Initial blow for Queenstown development
A development near Coronet Peak ski field is deemed too big, too prominent, and too jarring in the landscape. David Williams reports.
It’s promoted as the solution to many problems.
Take an old farm on a mountainside near Queenstown, replace pest pines with natives and plant beech seedlings over large areas. Then nestle in some accommodation, some of which could be bought by struggling local people.
Add to that some new walking and cycle trails and get eco-tourism to pay for the reforestation and facilities management.
The development could make New Zealand a world leader in environmental care and restoration, Treespace Queenstown Ltd founder Queenstowner Adam Smith told the Otago Daily Times in January.
But there are high bars to clear.
The site, Mt Dewar, near Coronet Peak ski field, is rural land and is classified as an outstanding natural landscape – not the obvious choice for such a development. It is former Crown land, with development-restricting consent conditions, and adjoins reserves, although the lower end is close to an urban centre, Arthurs Point. There has also been a general effort by the council and the courts to keep development off prominent slopes.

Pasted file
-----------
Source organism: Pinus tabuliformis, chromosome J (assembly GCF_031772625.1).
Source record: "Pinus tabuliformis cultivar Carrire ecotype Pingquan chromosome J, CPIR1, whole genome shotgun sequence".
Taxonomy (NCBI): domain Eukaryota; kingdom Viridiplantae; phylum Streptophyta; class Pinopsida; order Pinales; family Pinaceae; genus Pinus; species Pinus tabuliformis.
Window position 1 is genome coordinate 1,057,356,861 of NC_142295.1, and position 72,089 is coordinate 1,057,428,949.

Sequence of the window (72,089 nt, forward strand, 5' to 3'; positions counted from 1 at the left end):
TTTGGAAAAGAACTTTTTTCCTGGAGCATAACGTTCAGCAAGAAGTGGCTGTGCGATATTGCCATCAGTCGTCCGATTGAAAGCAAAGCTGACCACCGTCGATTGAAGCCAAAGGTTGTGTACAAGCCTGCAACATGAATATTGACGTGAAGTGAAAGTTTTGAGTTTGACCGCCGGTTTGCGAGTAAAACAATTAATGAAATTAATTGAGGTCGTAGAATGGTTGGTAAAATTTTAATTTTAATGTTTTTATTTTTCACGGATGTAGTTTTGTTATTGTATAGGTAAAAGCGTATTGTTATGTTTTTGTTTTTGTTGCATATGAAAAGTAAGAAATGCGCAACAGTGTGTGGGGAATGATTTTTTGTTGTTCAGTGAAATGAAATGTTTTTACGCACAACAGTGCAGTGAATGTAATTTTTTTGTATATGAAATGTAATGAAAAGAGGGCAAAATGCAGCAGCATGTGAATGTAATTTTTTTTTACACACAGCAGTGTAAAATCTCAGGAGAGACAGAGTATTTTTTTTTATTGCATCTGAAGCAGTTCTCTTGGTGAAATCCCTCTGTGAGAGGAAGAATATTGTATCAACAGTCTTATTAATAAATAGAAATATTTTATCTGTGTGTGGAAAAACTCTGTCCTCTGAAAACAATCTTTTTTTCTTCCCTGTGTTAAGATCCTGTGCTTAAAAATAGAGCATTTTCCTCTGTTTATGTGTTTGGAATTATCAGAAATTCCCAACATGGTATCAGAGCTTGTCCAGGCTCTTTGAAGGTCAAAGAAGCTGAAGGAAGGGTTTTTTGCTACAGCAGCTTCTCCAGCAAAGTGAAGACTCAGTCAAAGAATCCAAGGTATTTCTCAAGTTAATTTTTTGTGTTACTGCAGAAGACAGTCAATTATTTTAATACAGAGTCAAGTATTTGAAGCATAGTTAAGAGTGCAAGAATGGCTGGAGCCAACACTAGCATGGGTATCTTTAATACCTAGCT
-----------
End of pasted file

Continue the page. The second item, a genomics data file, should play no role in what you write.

All of those strands have been pulled together in a crucial planning report, ahead of next month’s hearing before independent commissioners. The report’s writer, senior Queenstown council planner Andrew Woodford, says the development, as proposed, is inappropriate – that its scale and nature will exceed the site’s “development potential”.
“On balance, I am of a view that what has been proposed by the applicant is of a scale greater than that which would or could be appropriately absorbed into the environment.”
That’s surely a blow for Treespace. But Woodford’s report doesn’t close the door entirely to the development proceeding, noting that a smaller development would have a lesser impact. “It is noted, however, that any significant changes to the proposal may require re-notification and further assessment of the application.”
Tweaks, changes, deletion
Treespace initially applied for consent to build 43 cabins, 11 chalets and a lodge, about seven kilometres from central Queenstown. More than 30 submissions to the council opposed the project – although more than 50 supported it.
The first hearing was delayed and the company has made a flurry of changes.